Note that these returned integers are have nothing to do with the integer used to determine which buttons are displayed. (Why do I have to remind myself of this?) 

Button Return Values

OK Cancel Abort Retry Ignore Yes No
1 2 3 4 5 6 7

Instead of having the result go to the pipeline, you can store it in a variable for further use. Capture the result variable by assigning the message box to a variable.

 PS> $result=$wshell.Popup(“Hi…This is a lovely messagebox”,0,”My Window Title”,1)

PS> $result

The Icons

Messageboxes can also have an icon. There are four to choose from, and each has a designated integer.

Stop 16
Question 32
Exclamation 48
Information 64

Now, here’s the arcane part.  To display an icon,  you take the icon’s numeric value and add it to the numeric value of the button numeric value.  So, for example to place a Stop icon on our sample message box with OK and Cancel buttons  we add 16 to 1. Its not like they couldn’t provide another parameter?

PS> $result=$wshell.Popup(“Hi…This is a lovely messagebox”,0,”My Window Title”,65)


If you get an error message, when putting up a messagebox, like the one below…   it means that you didn’t run the New-Object cmdlet one time in your PowerShell session, prior to making a call to put up a messagebox.

PS> $wshell=New-Object -comObject Wscript.Shell

Having run that once, you can create as many messageboxes as you need within that particular PowerShell session.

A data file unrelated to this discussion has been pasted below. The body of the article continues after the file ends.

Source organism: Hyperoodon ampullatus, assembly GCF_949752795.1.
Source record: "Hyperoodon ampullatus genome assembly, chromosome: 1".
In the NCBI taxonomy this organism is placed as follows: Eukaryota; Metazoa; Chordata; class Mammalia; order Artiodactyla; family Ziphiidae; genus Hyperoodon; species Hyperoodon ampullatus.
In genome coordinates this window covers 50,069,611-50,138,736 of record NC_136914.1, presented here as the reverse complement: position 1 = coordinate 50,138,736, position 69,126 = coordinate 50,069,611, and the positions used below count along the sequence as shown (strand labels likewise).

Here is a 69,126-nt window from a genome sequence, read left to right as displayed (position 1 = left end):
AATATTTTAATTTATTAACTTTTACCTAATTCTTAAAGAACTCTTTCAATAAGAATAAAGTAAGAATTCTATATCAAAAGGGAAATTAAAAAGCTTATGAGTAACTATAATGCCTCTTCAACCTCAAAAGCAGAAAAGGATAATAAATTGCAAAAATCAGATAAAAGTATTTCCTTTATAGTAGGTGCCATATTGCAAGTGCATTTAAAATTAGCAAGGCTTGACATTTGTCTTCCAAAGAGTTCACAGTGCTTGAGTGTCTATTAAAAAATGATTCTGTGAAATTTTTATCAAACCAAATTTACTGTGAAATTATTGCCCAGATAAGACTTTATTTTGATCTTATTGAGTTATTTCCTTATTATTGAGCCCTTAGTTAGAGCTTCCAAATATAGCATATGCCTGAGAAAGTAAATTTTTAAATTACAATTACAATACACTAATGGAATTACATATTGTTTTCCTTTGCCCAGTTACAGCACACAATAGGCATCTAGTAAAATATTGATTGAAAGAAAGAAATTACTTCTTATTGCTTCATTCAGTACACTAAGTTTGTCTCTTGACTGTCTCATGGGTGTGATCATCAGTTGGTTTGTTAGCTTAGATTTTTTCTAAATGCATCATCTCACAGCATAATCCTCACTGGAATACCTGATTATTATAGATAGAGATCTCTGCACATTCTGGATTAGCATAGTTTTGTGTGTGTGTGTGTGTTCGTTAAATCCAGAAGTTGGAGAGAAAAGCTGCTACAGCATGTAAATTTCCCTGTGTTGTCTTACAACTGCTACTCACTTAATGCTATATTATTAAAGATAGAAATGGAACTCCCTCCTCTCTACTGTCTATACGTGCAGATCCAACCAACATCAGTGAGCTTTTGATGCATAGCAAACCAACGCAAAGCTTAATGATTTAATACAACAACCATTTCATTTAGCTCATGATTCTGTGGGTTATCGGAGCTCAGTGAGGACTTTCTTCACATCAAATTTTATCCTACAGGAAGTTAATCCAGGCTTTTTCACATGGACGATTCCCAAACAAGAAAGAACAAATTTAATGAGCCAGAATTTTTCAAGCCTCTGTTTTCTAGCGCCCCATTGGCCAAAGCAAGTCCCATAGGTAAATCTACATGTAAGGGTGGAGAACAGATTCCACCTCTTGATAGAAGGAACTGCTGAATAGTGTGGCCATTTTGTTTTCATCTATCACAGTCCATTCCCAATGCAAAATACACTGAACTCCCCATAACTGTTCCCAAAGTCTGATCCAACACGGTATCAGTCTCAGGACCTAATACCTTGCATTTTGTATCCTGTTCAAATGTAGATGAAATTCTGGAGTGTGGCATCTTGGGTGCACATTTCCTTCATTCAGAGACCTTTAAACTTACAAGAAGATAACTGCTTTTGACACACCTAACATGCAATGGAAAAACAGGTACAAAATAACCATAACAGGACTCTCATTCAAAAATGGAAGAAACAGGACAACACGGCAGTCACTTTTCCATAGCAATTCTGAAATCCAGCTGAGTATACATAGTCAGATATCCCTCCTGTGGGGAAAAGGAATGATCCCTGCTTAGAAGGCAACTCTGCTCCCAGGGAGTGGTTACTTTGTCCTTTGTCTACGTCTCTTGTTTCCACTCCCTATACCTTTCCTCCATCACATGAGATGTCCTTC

You cannot call a method on a null-valued expression.
At line:1 char:1
+ $result=$wshell.Popup("Hi…This is a lovely messagebox",0,"My Window Title",65)
+ ~~~~~~~~~~~~~~~~~~~~~~~~~~~~~~~~~~~~~~~~~~~~~~~~~~~
+ CategoryInfo          : InvalidOperation: (:) [], RuntimeException
+ FullyQualifiedErrorId : InvokeMethodOnNull


Powershell: Basic Address List Processing

One of the great things that was always a little bit fun (well, for some us… what passes for fun) is processing lists using Unix/Linux shell scripts and tools. When you are in practice, you can perform miracles; leap tall buildings in a single bound. Let’s see what we can do with a file using Powershell commands.

I received a file of “lapsed” donors. These are donors to our organization that gave to one of our campaigns in the past, but haven’t given recently. We know they were our friends in the past, and we think they still are, so we’d like to contact them for a one-time mailing, and/or add them to our master mailing lists.